The function keys 114 are software-specific, that is, they operate based upon the program presently running on the computer. For example, in a word processing program, pressing the “F1” function key might bring up a help menu; pressing the Ctrl key 126 with the “F1” key might run a spell-checking function; pressing the Alt key 128 with the “F1” key might run a Thesaurus function; and pressing the Shift key 132 with the “F1” key might perform a grammar checking function. The same keys activated during the operation of a computer game might cause the firing of a weapon used in the game; the pausing of game play; display of a “save” menu; and display of the current high score, respectively. The Ctrl keys 126 and Alt keys 128 function in a manner similar to the shift key 132; that is, by depressing the control key in connection with the simultaneous depressing of an alpha-numeric key or function key, the depressed key will perform a different function than its ordinary function, assuming that the program being operated has been configured to operate in this manner. Thus, the function keys 114 provide for customizable functions based on the program, the Ctrl keys 126 and Alt keys 128 provide the ability to expand the function of all keys beyond the designation imprinted upon the keycap, and the Shift keys 132 provide dual functionality to most “regular” keys and additional functionality to the function keys 114.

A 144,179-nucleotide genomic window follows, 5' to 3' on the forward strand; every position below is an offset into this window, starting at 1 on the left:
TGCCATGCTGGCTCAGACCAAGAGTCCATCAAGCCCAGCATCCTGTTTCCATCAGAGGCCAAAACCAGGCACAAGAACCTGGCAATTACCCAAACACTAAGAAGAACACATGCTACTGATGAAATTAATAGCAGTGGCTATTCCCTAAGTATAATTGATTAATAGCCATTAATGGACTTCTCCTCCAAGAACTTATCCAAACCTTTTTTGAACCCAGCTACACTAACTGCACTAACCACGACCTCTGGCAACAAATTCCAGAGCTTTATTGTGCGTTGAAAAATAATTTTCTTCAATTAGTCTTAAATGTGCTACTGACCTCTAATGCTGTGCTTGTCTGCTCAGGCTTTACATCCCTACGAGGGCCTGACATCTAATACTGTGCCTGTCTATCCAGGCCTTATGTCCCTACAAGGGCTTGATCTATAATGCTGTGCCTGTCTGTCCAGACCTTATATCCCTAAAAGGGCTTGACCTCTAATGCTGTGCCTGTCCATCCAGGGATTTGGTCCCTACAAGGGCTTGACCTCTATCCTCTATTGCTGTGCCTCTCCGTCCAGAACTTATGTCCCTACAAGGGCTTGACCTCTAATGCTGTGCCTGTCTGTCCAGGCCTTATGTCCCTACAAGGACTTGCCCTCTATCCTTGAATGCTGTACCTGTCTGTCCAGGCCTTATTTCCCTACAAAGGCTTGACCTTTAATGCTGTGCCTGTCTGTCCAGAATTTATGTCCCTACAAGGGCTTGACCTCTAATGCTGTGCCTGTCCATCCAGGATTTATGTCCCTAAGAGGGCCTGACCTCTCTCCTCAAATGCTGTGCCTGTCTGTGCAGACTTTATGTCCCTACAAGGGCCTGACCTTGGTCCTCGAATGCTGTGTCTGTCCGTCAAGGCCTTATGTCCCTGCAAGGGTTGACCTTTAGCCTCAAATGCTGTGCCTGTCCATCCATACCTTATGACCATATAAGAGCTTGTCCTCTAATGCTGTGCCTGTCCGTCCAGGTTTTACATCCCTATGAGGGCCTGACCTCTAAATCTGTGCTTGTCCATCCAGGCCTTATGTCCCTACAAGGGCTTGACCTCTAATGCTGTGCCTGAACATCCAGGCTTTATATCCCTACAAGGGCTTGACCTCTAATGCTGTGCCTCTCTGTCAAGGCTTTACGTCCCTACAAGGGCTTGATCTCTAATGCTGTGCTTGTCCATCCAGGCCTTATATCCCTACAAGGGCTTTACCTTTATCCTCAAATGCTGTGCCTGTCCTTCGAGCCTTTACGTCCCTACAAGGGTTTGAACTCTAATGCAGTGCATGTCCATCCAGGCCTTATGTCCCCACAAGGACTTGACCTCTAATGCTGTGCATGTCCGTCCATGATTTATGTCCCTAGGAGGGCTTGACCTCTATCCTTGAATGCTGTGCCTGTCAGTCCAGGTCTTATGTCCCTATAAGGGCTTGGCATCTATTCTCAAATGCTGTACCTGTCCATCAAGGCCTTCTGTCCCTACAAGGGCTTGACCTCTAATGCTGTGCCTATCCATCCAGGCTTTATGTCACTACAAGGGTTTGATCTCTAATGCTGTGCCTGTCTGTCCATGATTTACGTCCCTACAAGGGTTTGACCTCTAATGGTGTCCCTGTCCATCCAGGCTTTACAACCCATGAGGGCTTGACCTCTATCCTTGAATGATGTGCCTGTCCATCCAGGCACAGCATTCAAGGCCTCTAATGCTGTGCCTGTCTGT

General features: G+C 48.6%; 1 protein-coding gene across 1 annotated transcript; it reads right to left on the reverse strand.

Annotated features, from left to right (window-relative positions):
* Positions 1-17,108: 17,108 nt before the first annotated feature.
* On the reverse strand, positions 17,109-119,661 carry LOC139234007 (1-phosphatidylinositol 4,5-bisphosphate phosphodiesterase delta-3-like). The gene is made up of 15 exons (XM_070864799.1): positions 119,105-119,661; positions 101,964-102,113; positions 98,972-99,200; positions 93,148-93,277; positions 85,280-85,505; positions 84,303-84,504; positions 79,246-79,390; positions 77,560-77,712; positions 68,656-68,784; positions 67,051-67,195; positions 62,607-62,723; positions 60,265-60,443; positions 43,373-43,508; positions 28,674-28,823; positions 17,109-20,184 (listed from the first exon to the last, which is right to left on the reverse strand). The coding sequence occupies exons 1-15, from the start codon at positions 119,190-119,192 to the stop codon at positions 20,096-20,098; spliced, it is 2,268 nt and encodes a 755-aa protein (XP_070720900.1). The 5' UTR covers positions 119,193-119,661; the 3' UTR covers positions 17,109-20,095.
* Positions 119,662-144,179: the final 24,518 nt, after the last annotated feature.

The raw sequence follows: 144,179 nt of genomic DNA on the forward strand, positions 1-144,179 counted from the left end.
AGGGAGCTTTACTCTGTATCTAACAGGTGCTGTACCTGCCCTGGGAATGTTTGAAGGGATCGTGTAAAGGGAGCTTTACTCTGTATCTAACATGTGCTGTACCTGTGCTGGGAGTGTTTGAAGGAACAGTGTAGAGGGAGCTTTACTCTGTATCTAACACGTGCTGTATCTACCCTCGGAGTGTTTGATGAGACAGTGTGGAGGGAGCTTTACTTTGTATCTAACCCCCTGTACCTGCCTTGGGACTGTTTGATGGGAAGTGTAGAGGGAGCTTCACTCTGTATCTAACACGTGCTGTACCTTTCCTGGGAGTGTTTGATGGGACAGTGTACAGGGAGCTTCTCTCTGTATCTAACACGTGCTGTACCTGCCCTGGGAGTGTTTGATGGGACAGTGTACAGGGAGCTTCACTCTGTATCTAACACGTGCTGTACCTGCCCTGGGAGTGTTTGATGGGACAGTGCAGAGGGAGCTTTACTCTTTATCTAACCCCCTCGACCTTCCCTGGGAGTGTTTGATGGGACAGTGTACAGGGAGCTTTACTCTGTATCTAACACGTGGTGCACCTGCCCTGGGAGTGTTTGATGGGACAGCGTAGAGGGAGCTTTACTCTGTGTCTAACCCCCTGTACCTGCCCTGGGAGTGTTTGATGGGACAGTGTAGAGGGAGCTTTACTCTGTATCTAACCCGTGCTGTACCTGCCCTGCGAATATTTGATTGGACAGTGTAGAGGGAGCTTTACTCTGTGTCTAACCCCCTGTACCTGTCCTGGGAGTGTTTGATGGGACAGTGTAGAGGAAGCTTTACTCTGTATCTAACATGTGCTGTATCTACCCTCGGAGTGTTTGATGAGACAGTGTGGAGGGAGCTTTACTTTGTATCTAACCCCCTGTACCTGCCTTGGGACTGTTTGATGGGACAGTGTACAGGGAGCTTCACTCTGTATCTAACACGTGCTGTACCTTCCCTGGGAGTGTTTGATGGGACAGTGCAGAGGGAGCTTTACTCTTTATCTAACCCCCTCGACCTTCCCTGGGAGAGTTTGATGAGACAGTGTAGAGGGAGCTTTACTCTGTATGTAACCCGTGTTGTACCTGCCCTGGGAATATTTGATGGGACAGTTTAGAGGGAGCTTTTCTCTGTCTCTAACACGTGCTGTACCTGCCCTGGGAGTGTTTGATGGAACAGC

• [0019]
    The Fn key 136 is provided on the ThinkPadŽ computer to provide additional computer-specific functionality options not available using a function key or a function key in connection with the Shift, Ctrl, or Alt keys. Thus, in the example above, where the “F1” key and the Shift, Ctrl, and Alt keys are used to provide four functions for one key, the addition of the Fn key 136 extends that to a fifth function. For example, the F4 key of a ThinkPadŽ computer is imprinted with a small symbol of a computer screen and a crescent moon, in addition to the F4 designation. When the F4 key is pressed simultaneously with the Fn key, this puts the computer screen into a sleep mode that saves battery power. Obviously, designers could add additional keys similar to the Fn, Ctrl, Alt, and Shift keys and thereby obtain more functionality. However, typically it is more desirable to reduce the number of keys while maintaining or increasing the functionality available.